Some wisdom on these questions may be found in an important new work of history, “Global Crisis.” It’s Geoffrey Parker’s examination of the last great climate shock experienced by human beings: the Little Ice Age.
After a half millennium of very benign temperatures, the Northern Hemisphere began gradually to cool after about 1550. Slow cooling plunged into deep freeze in about 1620. Over the next half-century, the peoples of the Northern Hemisphere suffered climate catastrophe after climate catastrophe:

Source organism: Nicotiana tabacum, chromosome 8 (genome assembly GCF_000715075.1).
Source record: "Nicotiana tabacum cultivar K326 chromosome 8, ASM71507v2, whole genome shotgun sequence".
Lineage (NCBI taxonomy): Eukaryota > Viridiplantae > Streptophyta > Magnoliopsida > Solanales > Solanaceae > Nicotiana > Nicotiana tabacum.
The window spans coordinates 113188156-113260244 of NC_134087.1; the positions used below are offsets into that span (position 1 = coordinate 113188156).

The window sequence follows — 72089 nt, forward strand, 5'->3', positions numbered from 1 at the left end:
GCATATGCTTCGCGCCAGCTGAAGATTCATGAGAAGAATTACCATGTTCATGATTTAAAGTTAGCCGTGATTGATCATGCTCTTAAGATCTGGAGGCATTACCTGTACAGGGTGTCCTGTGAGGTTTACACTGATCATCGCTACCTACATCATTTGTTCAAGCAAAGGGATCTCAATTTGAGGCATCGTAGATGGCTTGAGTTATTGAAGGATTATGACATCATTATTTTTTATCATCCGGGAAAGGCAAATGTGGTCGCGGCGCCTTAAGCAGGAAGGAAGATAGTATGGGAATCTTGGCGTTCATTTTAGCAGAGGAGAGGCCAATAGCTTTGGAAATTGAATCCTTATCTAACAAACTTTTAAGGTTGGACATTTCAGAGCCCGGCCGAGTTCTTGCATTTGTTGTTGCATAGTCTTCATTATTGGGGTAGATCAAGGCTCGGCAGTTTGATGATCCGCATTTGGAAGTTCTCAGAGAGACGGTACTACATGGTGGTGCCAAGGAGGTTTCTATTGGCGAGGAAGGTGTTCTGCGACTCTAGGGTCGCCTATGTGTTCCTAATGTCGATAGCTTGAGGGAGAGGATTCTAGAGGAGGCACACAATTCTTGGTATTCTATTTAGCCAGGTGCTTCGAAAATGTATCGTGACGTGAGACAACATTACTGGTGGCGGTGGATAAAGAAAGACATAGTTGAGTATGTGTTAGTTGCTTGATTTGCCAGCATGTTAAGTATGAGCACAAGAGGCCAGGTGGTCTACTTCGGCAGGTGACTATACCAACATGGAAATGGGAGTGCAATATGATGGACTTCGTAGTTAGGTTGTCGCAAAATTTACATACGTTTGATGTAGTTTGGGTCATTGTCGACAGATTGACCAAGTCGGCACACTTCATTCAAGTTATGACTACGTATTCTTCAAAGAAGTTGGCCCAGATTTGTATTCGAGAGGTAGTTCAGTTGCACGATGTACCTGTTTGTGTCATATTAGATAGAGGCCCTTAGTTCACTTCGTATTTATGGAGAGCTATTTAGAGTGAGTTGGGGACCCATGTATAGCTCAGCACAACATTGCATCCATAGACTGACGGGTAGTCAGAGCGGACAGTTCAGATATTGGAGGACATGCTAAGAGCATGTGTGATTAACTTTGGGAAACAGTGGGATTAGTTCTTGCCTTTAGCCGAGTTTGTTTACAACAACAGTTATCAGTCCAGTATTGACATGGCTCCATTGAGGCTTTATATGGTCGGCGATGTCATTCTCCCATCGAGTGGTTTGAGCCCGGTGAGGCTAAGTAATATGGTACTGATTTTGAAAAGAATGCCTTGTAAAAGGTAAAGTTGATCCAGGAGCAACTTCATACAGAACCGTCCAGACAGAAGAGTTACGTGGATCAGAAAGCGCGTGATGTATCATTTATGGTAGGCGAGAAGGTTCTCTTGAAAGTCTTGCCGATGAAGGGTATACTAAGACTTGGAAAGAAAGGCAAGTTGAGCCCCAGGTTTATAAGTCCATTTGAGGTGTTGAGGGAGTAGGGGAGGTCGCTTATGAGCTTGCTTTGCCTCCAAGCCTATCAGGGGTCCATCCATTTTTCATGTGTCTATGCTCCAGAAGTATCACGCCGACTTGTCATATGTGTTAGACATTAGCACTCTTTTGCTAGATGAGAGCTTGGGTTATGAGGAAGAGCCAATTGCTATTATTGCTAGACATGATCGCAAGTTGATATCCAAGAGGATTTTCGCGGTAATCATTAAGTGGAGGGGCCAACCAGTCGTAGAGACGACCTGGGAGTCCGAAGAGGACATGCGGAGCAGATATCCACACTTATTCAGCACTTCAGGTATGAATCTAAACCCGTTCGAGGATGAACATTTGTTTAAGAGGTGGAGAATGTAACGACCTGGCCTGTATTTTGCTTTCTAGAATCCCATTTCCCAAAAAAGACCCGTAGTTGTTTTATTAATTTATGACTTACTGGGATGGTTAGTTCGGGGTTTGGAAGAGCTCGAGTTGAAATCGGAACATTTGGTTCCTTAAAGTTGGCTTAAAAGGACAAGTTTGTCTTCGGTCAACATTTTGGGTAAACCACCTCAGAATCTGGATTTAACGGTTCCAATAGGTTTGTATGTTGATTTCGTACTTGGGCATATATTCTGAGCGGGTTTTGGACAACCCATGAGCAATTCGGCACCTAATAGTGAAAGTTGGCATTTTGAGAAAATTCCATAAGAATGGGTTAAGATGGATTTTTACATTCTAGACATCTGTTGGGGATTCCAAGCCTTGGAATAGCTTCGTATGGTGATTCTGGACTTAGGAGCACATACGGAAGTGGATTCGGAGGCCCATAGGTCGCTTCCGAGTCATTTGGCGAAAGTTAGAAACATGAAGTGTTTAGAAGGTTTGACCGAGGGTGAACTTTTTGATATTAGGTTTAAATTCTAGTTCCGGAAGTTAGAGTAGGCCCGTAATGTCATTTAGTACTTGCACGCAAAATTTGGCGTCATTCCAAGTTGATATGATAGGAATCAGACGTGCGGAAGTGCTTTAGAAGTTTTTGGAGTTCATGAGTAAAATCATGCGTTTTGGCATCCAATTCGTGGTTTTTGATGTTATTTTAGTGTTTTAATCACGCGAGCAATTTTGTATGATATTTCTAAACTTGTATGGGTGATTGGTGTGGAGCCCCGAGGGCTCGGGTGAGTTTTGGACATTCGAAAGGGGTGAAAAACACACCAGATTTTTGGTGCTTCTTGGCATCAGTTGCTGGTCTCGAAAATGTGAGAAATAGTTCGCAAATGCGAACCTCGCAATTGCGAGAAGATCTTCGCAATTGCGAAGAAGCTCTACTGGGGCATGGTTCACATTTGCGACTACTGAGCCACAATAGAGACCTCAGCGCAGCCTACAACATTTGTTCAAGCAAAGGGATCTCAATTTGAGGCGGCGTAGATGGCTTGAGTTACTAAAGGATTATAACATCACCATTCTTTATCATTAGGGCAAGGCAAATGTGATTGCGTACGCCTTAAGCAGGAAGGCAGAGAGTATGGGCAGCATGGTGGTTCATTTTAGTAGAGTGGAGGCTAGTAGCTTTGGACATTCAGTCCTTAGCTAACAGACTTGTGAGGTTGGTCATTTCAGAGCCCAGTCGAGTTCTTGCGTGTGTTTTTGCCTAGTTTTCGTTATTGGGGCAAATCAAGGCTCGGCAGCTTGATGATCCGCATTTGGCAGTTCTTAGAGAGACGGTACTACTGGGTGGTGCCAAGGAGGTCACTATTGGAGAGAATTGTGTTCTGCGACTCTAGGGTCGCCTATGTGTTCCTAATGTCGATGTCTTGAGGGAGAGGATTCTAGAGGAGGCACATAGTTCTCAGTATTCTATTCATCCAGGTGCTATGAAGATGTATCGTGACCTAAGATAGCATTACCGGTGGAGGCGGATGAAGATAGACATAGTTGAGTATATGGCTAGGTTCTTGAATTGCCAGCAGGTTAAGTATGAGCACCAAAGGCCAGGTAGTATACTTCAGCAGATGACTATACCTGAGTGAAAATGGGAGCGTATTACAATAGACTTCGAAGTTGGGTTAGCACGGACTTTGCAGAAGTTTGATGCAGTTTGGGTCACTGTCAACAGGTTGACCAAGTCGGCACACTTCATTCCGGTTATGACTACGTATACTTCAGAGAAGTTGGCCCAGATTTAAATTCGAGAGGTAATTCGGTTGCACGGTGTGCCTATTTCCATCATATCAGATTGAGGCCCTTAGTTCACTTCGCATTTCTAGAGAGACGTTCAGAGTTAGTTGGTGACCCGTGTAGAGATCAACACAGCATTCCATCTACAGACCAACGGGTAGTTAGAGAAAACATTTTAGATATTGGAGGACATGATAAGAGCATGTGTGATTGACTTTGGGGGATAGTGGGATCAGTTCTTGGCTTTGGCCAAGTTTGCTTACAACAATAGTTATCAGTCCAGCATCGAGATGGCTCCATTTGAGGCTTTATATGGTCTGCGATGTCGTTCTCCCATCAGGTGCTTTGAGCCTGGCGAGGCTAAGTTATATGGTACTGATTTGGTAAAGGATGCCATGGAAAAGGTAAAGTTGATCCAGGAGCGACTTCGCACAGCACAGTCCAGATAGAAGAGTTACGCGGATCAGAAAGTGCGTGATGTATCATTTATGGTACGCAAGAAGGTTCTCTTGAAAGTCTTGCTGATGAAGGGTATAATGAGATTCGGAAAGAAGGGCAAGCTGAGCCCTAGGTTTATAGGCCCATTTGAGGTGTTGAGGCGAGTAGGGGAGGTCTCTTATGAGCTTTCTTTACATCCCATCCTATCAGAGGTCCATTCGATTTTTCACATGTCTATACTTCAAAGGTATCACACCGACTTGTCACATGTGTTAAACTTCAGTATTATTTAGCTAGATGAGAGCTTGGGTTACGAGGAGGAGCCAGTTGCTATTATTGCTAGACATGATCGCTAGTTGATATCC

-Over the winter of 1620-21, the Bosporus dividing Europe from Asia (in modern-day Turkey) froze for the one and only time in recorded history.
-The summer of 1627 was the wettest recorded in Europe for 500 years, followed in 1628 by one of the coldest summers recorded.
-In 1641, the Great Canal that connected Beijing — the planet’s greatest city — to its food supply in southern China dried up for lack of rain, again for the only time in recorded history. China suffered repeated crop failures through the 1640s because of patterns of drought and excessive rain.